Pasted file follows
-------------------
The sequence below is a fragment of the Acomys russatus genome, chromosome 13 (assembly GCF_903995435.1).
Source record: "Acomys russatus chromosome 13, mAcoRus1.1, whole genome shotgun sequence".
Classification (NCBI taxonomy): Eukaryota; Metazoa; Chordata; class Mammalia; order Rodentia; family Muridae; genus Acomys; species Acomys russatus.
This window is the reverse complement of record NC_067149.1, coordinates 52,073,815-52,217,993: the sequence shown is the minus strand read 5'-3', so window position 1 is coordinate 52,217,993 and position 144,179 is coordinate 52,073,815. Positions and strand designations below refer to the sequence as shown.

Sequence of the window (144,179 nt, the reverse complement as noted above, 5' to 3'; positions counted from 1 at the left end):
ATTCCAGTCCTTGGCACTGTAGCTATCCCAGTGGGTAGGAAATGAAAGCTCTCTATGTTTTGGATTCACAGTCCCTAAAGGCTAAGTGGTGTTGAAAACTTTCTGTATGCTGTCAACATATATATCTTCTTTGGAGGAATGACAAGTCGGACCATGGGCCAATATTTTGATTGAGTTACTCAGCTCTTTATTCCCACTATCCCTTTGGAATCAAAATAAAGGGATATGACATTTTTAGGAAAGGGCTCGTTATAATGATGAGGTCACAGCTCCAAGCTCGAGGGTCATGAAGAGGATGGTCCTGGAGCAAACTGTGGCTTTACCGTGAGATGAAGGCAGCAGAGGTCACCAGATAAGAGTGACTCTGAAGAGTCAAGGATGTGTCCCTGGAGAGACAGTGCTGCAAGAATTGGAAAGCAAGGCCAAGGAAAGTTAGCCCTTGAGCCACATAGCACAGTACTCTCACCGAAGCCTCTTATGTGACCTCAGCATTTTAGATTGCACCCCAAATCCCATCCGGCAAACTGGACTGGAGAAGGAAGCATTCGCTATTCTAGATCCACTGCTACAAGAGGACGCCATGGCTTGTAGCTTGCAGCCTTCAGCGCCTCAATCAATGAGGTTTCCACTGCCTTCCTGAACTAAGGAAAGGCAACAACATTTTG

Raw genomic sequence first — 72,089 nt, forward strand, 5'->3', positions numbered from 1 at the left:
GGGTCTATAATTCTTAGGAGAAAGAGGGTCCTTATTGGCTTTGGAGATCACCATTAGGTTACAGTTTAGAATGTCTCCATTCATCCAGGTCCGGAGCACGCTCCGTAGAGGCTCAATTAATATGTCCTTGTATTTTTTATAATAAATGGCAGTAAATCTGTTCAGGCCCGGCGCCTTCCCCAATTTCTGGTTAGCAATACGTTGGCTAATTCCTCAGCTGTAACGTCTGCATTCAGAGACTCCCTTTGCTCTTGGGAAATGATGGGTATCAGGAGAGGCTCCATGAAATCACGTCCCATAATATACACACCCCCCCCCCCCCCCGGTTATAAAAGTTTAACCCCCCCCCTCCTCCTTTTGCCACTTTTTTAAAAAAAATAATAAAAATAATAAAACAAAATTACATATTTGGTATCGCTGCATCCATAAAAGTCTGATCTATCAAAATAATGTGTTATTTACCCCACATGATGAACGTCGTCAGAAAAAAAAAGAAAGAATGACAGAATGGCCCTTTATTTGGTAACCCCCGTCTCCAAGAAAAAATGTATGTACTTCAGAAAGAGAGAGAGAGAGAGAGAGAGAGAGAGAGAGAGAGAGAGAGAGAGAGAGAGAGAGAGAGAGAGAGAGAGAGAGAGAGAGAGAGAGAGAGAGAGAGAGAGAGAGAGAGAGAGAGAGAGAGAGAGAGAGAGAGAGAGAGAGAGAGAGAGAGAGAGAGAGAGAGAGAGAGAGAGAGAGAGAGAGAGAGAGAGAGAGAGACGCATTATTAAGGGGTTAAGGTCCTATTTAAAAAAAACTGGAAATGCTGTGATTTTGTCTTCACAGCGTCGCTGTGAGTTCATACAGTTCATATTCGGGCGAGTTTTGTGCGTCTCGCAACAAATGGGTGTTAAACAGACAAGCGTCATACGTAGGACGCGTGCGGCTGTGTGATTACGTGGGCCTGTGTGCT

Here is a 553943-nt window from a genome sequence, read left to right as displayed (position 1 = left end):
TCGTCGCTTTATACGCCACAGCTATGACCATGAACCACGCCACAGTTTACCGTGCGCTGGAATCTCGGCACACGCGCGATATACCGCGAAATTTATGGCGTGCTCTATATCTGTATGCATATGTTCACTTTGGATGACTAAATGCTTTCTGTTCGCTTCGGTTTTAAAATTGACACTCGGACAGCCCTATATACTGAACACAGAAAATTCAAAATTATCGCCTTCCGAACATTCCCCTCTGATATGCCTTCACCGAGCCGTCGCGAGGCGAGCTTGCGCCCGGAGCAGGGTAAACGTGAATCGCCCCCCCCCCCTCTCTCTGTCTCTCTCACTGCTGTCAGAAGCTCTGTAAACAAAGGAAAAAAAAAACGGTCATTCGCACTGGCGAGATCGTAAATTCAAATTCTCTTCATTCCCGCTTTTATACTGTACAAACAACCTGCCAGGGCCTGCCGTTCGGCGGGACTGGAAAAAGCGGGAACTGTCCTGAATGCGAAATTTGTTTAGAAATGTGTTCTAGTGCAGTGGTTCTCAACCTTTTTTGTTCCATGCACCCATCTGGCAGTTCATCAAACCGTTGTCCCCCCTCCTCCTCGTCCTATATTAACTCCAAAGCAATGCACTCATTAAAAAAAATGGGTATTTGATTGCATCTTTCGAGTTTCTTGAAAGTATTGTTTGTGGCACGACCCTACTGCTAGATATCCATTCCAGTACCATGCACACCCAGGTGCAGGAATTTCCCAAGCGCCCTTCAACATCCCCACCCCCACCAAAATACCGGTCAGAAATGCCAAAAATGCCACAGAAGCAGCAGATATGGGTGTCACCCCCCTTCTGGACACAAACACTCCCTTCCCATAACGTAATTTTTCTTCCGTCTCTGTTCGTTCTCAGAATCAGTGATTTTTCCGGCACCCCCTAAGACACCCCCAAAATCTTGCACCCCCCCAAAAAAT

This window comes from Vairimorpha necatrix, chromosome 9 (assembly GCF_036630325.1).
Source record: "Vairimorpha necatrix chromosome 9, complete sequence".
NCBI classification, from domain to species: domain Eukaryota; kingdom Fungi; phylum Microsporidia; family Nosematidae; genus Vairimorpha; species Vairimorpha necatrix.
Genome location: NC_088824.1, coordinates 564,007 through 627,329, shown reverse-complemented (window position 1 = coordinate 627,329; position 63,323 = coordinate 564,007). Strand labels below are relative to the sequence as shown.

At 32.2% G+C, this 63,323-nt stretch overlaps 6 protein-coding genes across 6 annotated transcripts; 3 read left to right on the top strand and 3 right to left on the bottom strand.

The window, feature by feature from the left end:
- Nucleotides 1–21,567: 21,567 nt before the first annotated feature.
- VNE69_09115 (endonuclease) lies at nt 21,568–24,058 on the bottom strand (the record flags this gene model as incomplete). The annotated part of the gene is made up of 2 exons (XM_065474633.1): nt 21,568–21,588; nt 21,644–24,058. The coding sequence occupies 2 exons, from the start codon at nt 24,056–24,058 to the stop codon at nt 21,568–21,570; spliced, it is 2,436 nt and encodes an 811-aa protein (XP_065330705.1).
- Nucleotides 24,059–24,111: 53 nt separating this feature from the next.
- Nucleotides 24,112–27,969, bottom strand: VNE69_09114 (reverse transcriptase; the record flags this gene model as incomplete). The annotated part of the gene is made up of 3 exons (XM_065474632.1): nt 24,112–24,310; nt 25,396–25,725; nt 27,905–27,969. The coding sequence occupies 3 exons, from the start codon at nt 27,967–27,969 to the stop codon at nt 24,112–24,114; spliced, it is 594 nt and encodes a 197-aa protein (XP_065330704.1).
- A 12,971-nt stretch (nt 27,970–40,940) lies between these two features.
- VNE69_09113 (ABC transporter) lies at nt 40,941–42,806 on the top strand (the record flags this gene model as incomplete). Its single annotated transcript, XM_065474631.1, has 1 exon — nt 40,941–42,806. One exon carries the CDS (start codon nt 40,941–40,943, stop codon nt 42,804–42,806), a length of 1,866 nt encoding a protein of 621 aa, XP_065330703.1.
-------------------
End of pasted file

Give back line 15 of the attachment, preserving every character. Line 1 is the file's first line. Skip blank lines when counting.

At 32.2% G+C, this 63,323-nt stretch overlaps 6 protein-coding genes across 6 annotated transcripts; 3 read left to right on the top strand and 3 right to left on the bottom strand.